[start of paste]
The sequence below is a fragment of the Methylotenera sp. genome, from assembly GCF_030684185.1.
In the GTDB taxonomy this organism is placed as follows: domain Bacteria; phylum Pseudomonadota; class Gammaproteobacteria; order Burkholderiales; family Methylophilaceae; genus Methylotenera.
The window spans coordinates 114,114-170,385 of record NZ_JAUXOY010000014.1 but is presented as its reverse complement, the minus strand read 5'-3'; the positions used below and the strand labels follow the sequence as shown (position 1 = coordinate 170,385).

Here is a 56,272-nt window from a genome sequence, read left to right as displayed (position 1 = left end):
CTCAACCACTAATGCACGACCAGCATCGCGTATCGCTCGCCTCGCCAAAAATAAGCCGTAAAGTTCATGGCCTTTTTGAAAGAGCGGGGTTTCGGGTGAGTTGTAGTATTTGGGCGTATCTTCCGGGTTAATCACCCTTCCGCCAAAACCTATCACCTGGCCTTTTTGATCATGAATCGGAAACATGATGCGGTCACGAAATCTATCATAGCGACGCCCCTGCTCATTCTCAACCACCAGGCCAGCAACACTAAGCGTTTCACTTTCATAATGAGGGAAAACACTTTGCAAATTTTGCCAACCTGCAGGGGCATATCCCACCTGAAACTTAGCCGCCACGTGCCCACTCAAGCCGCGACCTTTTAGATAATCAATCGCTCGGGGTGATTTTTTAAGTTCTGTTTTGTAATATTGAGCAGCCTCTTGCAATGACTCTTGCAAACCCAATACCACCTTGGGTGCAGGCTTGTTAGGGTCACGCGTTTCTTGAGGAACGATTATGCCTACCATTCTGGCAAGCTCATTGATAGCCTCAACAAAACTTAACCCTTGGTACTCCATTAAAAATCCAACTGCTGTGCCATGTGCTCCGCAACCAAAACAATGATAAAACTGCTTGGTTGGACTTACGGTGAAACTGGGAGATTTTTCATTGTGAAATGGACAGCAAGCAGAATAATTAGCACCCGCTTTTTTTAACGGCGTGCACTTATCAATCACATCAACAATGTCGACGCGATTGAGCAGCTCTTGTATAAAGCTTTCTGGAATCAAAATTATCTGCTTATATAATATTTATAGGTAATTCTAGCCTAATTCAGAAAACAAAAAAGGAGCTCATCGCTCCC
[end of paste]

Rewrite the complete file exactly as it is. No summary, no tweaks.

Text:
The sequence below is a fragment of the Methylotenera sp. genome, from assembly GCF_030684185.1.
In the GTDB taxonomy this organism is placed as follows: domain Bacteria; phylum Pseudomonadota; class Gammaproteobacteria; order Burkholderiales; family Methylophilaceae; genus Methylotenera.
The window spans coordinates 114,114-170,385 of record NZ_JAUXOY010000014.1 but is presented as its reverse complement, the minus strand read 5'-3'; the positions used below and the strand labels follow the sequence as shown (position 1 = coordinate 170,385).

Here is a 56,272-nt window from a genome sequence, read left to right as displayed (position 1 = left end):
CTCAACCACTAATGCACGACCAGCATCGCGTATCGCTCGCCTCGCCAAAAATAAGCCGTAAAGTTCATGGCCTTTTTGAAAGAGCGGGGTTTCGGGTGAGTTGTAGTATTTGGGCGTATCTTCCGGGTTAATCACCCTTCCGCCAAAACCTATCACCTGGCCTTTTTGATCATGAATCGGAAACATGATGCGGTCACGAAATCTATCATAGCGACGCCCCTGCTCATTCTCAACCACCAGGCCAGCAACACTAAGCGTTTCACTTTCATAATGAGGGAAAACACTTTGCAAATTTTGCCAACCTGCAGGGGCATATCCCACCTGAAACTTAGCCGCCACGTGCCCACTCAAGCCGCGACCTTTTAGATAATCAATCGCTCGGGGTGATTTTTTAAGTTCTGTTTTGTAATATTGAGCAGCCTCTTGCAATGACTCTTGCAAACCCAATACCACCTTGGGTGCAGGCTTGTTAGGGTCACGCGTTTCTTGAGGAACGATTATGCCTACCATTCTGGCAAGCTCATTGATAGCCTCAACAAAACTTAACCCTTGGTACTCCATTAAAAATCCAACTGCTGTGCCATGTGCTCCGCAACCAAAACAATGATAAAACTGCTTGGTTGGACTTACGGTGAAACTGGGAGATTTTTCATTGTGAAATGGACAGCAAGCAGAATAATTAGCACCCGCTTTTTTTAACGGCGTGCACTTATCAATCACATCAACAATGTCGACGCGATTGAGCAGCTCTTGTATAAAGCTTTCTGGAATCAAAATTATCTGCTTATATAATATTTATAGGTAATTCTAGCCTAATTCAGAAAACAAAAAAGGAGCTCATCGCTCCC